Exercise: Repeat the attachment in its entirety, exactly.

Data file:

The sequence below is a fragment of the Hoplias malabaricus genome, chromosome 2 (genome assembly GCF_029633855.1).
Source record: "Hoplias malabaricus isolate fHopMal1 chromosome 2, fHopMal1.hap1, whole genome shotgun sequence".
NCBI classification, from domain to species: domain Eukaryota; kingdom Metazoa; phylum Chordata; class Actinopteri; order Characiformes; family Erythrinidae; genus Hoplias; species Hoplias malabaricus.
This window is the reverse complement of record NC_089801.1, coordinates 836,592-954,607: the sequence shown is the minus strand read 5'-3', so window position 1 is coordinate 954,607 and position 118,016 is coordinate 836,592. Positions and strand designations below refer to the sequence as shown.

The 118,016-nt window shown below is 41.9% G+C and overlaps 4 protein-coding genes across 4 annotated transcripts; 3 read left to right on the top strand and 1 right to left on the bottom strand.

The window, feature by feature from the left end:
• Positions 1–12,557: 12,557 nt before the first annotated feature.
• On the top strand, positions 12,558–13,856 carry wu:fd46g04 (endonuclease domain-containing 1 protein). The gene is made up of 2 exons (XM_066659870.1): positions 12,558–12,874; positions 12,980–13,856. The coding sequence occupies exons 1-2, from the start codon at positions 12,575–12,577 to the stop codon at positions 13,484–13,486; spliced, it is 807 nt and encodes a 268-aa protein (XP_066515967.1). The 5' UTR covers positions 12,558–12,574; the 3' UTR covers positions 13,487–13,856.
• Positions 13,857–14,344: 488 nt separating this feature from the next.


The sequence below is a fragment of the Hoplias malabaricus genome, chromosome 2 (genome assembly GCF_029633855.1).
Source record: "Hoplias malabaricus isolate fHopMal1 chromosome 2, fHopMal1.hap1, whole genome shotgun sequence".
NCBI classification, from domain to species: domain Eukaryota; kingdom Metazoa; phylum Chordata; class Actinopteri; order Characiformes; family Erythrinidae; genus Hoplias; species Hoplias malabaricus.
This window is the reverse complement of record NC_089801.1, coordinates 836,592-954,607: the sequence shown is the minus strand read 5'-3', so window position 1 is coordinate 954,607 and position 118,016 is coordinate 836,592. Positions and strand designations below refer to the sequence as shown.

The 118,016-nt window shown below is 41.9% G+C and overlaps 4 protein-coding genes across 4 annotated transcripts; 3 read left to right on the top strand and 1 right to left on the bottom strand.

The window, feature by feature from the left end:
• Positions 1–12,557: 12,557 nt before the first annotated feature.
• On the top strand, positions 12,558–13,856 carry wu:fd46g04 (endonuclease domain-containing 1 protein). The gene is made up of 2 exons (XM_066659870.1): positions 12,558–12,874; positions 12,980–13,856. The coding sequence occupies exons 1-2, from the start codon at positions 12,575–12,577 to the stop codon at positions 13,484–13,486; spliced, it is 807 nt and encodes a 268-aa protein (XP_066515967.1). The 5' UTR covers positions 12,558–12,574; the 3' UTR covers positions 13,487–13,856.
• Positions 13,857–14,344: 488 nt separating this feature from the next.